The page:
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Search Results: 1 - 10 of 1954 matches for " Pharmacometabolomics Research Network "
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Pharmacometabolomics of Response to Sertraline and to Placebo in Major Depressive Disorder – Possible Role for Methoxyindole Pathway
Hongjie Zhu, Mikhail B. Bogdanov, Stephen H. Boyle, Wayne Matson, Swati Sharma, Samantha Matson, Erik Churchill, Oliver Fiehn, John A. Rush, Ranga R. Krishnan, Eve Pickering, Marielle Delnomdedieu, Rima Kaddurah-Daouk, Pharmacometabolomics Research Network
PLOS ONE , 2013, DOI: 10.1371/journal.pone.0068283
Abstract: Therapeutic response to selective serotonin (5-HT) reuptake inhibitors in Major Depressive Disorder (MDD) varies considerably among patients, and the onset of antidepressant therapeutic action is delayed until after 2 to 4 weeks of treatment. The objective of this study was to analyze changes within methoxyindole and kynurenine (KYN) branches of tryptophan pathway to determine whether differential regulation within these branches may contribute to mechanism of variation in response to treatment. Metabolomics approach was used to characterize early biochemical changes in tryptophan pathway and correlated biochemical changes with treatment outcome. Outpatients with MDD were randomly assigned to sertraline (n = 35) or placebo (n = 40) in a double-blind 4-week trial; response to treatment was measured using the 17-item Hamilton Rating Scale for Depression (HAMD17). Targeted electrochemistry based metabolomic platform (LCECA) was used to profile serum samples from MDD patients. The response rate was slightly higher for sertraline than for placebo (21/35 [60%] vs. 20/40 [50%], respectively, χ2(1) = 0.75, p = 0.39). Patients showing a good response to sertraline had higher pretreatment levels of 5-methoxytryptamine (5-MTPM), greater reduction in 5-MTPM levels after treatment, an increase in 5-Methoxytryptophol (5-MTPOL) and Melatonin (MEL) levels, and decreases in the (KYN)/MEL and 3-Hydroxykynurenine (3-OHKY)/MEL ratios post-treatment compared to pretreatment. These changes were not seen in the patients showing poor response to sertraline. In the placebo group, more favorable treatment outcome was associated with increases in 5-MTPOL and MEL levels and significant decreases in the KYN/MEL and 3-OHKY/MEL; changes in 5-MTPM levels were not associated with the 4-week response. These results suggest that recovery from a depressed state due to treatment with drug or with placebo could be associated with preferential utilization of serotonin for production of melatonin and 5-MTPOL.
Pharmacometabolomics Reveals Racial Differences in Response to Atenolol Treatment
William R. Wikoff, Reginald F. Frye, Hongjie Zhu, Yan Gong, Stephen Boyle, Erik Churchill, Rhonda M. Cooper-Dehoff, Amber L. Beitelshees, Arlene B. Chapman, Oliver Fiehn, Julie A. Johnson, Rima Kaddurah-Daouk, Pharmacometabolomics Research Network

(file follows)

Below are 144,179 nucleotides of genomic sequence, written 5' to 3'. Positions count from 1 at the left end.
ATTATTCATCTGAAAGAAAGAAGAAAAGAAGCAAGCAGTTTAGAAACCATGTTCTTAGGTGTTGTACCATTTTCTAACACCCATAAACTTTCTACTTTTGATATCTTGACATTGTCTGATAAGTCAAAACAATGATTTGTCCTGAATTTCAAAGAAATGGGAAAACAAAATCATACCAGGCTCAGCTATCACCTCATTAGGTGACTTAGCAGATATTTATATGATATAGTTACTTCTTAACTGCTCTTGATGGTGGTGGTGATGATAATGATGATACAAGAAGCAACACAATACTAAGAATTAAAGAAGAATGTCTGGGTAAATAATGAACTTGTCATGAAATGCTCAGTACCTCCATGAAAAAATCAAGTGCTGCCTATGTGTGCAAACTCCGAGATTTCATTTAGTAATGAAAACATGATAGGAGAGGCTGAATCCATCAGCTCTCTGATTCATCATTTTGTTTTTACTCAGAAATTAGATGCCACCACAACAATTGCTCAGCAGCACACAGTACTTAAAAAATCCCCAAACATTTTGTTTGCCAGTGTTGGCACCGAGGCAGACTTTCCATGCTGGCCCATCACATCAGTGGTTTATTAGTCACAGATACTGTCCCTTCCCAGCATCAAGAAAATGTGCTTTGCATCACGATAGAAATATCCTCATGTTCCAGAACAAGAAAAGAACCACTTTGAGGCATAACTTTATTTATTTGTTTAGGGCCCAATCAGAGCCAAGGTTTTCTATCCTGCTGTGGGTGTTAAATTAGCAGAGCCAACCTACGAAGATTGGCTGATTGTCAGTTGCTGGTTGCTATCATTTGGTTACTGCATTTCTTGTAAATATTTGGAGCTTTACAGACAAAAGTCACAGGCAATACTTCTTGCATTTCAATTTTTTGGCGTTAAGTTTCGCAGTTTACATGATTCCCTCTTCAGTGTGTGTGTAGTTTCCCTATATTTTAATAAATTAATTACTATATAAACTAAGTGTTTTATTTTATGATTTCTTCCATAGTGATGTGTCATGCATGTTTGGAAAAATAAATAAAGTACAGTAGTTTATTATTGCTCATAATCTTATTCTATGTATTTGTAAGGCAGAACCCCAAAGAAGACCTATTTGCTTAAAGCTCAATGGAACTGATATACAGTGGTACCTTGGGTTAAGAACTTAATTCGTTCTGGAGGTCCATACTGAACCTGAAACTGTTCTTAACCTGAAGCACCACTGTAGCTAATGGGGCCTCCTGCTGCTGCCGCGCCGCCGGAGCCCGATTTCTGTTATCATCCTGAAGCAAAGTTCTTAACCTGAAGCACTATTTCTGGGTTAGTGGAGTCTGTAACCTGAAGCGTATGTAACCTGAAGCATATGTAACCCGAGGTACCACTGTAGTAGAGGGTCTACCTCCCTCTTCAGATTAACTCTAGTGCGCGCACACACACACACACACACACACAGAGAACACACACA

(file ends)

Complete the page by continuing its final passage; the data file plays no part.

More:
PLOS ONE , 2013, DOI: 10.1371/journal.pone.0057639
Abstract: Antihypertensive drugs are among the most commonly prescribed drugs for chronic disease worldwide. The response to antihypertensive drugs varies substantially between individuals and important factors such as race that contribute to this heterogeneity are poorly understood. In this study we use metabolomics, a global biochemical approach to investigate biochemical changes induced by the beta-adrenergic receptor blocker atenolol in Caucasians and African Americans. Plasma from individuals treated with atenolol was collected at baseline (untreated) and after a 9 week treatment period and analyzed using a GC-TOF metabolomics platform. The metabolomic signature of atenolol exposure included saturated (palmitic), monounsaturated (oleic, palmitoleic) and polyunsaturated (arachidonic, linoleic) free fatty acids, which decreased in Caucasians after treatment but were not different in African Americans (p<0.0005, q<0.03). Similarly, the ketone body 3-hydroxybutyrate was significantly decreased in Caucasians by 33% (p<0.0001, q<0.0001) but was unchanged in African Americans. The contribution of genetic variation in genes that encode lipases to the racial differences in atenolol-induced changes in fatty acids was examined. SNP rs9652472 in LIPC was found to be associated with the change in oleic acid in Caucasians (p<0.0005) but not African Americans, whereas the PLA2G4C SNP rs7250148 associated with oleic acid change in African Americans (p<0.0001) but not Caucasians. Together, these data indicate that atenolol-induced changes in the metabolome are dependent on race and genotype. This study represents a first step of a pharmacometabolomic approach to phenotype patients with hypertension and gain mechanistic insights into racial variability in changes that occur with atenolol treatment, which may influence response to the drug.
The Prevention Research Centers Healthy Aging Research Network
The Healthy Aging Research Network Writing Group
Preventing Chronic Disease , 2005,